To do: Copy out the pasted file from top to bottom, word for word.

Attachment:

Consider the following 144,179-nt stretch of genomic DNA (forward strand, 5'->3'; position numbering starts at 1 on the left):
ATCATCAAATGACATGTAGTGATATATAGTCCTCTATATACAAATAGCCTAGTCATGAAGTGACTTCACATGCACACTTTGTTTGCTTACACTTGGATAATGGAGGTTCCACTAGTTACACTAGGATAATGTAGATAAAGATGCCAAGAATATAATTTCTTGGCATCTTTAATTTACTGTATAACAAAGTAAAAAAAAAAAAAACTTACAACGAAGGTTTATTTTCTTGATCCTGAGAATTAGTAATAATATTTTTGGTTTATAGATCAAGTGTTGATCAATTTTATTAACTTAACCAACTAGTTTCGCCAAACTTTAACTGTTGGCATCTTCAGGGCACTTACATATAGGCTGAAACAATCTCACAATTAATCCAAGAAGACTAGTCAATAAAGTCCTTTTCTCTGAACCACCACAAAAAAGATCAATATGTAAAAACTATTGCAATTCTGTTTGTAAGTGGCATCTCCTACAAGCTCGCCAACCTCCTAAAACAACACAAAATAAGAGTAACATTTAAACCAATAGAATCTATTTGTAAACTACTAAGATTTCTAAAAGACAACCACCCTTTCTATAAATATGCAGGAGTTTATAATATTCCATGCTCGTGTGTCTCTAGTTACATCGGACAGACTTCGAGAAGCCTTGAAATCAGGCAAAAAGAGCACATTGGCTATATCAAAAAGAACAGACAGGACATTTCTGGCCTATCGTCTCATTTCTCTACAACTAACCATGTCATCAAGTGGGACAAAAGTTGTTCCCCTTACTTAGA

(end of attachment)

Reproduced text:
Consider the following 144,179-nt stretch of genomic DNA (forward strand, 5'->3'; position numbering starts at 1 on the left):
ATCATCAAATGACATGTAGTGATATATAGTCCTCTATATACAAATAGCCTAGTCATGAAGTGACTTCACATGCACACTTTGTTTGCTTACACTTGGATAATGGAGGTTCCACTAGTTACACTAGGATAATGTAGATAAAGATGCCAAGAATATAATTTCTTGGCATCTTTAATTTACTGTATAACAAAGTAAAAAAAAAAAAAACTTACAACGAAGGTTTATTTTCTTGATCCTGAGAATTAGTAATAATATTTTTGGTTTATAGATCAAGTGTTGATCAATTTTATTAACTTAACCAACTAGTTTCGCCAAACTTTAACTGTTGGCATCTTCAGGGCACTTACATATAGGCTGAAACAATCTCACAATTAATCCAAGAAGACTAGTCAATAAAGTCCTTTTCTCTGAACCACCACAAAAAAGATCAATATGTAAAAACTATTGCAATTCTGTTTGTAAGTGGCATCTCCTACAAGCTCGCCAACCTCCTAAAACAACACAAAATAAGAGTAACATTTAAACCAATAGAATCTATTTGTAAACTACTAAGATTTCTAAAAGACAACCACCCTTTCTATAAATATGCAGGAGTTTATAATATTCCATGCTCGTGTGTCTCTAGTTACATCGGACAGACTTCGAGAAGCCTTGAAATCAGGCAAAAAGAGCACATTGGCTATATCAAAAAGAACAGACAGGACATTTCTGGCCTATCGTCTCATTTCTCTACAACTAACCATGTCATCAAGTGGGACAAAAGTTGTTCCCCTTACTTAGA